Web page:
John Grotzinger is leading a march up a mountain near Death Valley, the rocks around him streaked red, brown and purple-gray.
The geologist has often brought staff members up here, away from the blinking control rooms and glaring light of test beds at the Jet Propulsion Laboratory about 250 miles to the southwest.
Engineers who normally fiddle with electronics will smash rocks with geologists' hammers. Planetary scientists will practice tracking layers of rock to piece together the story of the land.
It's a break from the lab grind, but that's not the point. As project scientist for the Mars Science Laboratory, the NASA rover scheduled to land on the Red Planet on Sunday night, Grotzinger guides hundreds of researchers who work with rover instruments that will capture video of the terrain, scoop up soil or shoot lasers at rocks, in search of the ingredients for life.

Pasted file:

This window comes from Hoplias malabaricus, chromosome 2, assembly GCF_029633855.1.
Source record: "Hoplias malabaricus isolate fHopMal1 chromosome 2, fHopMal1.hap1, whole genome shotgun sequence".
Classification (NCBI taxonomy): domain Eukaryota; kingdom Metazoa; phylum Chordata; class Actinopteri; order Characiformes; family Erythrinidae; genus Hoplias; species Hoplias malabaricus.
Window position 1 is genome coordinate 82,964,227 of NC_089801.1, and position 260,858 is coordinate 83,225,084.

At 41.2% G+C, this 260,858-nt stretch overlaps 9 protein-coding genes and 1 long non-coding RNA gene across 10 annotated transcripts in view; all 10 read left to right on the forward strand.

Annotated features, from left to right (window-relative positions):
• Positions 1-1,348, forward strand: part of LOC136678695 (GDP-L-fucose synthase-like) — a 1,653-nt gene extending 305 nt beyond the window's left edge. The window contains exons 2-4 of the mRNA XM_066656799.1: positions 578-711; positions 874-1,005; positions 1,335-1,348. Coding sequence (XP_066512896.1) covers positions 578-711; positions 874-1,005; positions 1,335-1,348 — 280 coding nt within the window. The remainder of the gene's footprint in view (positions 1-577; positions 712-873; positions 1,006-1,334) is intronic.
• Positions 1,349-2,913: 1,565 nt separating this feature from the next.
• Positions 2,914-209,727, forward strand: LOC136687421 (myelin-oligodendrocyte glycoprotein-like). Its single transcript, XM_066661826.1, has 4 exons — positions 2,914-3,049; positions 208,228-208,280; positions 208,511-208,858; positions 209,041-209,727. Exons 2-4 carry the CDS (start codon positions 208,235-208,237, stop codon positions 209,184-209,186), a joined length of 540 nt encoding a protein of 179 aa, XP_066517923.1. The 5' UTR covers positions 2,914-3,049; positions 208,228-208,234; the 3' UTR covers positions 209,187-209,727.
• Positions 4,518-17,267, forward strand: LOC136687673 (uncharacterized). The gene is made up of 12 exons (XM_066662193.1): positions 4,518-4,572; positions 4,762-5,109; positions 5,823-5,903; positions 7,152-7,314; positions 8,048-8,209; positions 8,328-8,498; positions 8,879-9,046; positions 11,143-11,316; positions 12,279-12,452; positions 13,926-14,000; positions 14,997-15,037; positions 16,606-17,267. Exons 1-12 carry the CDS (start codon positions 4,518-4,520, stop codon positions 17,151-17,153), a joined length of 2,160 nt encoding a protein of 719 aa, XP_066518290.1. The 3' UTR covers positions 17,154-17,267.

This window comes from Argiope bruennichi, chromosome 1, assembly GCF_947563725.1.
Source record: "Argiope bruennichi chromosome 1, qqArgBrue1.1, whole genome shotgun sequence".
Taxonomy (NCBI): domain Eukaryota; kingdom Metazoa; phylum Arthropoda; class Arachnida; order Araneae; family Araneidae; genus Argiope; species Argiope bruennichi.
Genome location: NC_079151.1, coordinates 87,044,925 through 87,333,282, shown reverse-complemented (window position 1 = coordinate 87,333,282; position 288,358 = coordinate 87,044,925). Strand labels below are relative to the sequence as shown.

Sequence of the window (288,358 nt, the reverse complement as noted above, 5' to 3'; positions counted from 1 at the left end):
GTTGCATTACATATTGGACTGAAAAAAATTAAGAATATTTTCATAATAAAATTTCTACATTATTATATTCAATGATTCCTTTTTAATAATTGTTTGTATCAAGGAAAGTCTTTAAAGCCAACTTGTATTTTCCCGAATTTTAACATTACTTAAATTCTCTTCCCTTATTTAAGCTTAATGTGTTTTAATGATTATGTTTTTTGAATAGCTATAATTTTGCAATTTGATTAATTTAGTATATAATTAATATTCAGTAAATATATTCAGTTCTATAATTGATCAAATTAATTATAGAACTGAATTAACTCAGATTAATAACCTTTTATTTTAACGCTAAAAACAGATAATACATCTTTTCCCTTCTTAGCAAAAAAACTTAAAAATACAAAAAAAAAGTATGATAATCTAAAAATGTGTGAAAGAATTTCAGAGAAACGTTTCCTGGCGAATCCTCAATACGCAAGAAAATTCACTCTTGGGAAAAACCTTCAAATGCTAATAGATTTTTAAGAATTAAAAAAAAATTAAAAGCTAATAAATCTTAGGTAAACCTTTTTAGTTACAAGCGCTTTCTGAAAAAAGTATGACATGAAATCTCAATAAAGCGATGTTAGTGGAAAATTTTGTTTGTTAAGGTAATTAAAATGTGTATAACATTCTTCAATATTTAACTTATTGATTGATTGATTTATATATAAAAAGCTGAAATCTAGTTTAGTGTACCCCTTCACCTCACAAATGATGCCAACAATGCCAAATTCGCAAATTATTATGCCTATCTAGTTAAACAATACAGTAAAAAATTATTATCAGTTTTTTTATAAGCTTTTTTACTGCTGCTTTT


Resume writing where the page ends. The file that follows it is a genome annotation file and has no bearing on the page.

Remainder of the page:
Once the rover — nicknamed Curiosity — touches down, the crew will see the landscape through the machine's eyes only. These trips into the forbidding desert help them to develop a gut sense of the Martian terrain and to start thinking a bit like a Mars rover themselves.
"Until you're actually staring at a rock outcrop and walking around it, you don't have the intuition of what this rover's going to do on Mars," said Ashwin Vasavada, one of Grotzinger's two deputies, recalling a 2008 field trip.
"He would ask us, 'If you were the rover, where would you drive? Where would you point your camera? How would we, as a team, explore this particular site, if this was what was in front of us on Mars?' "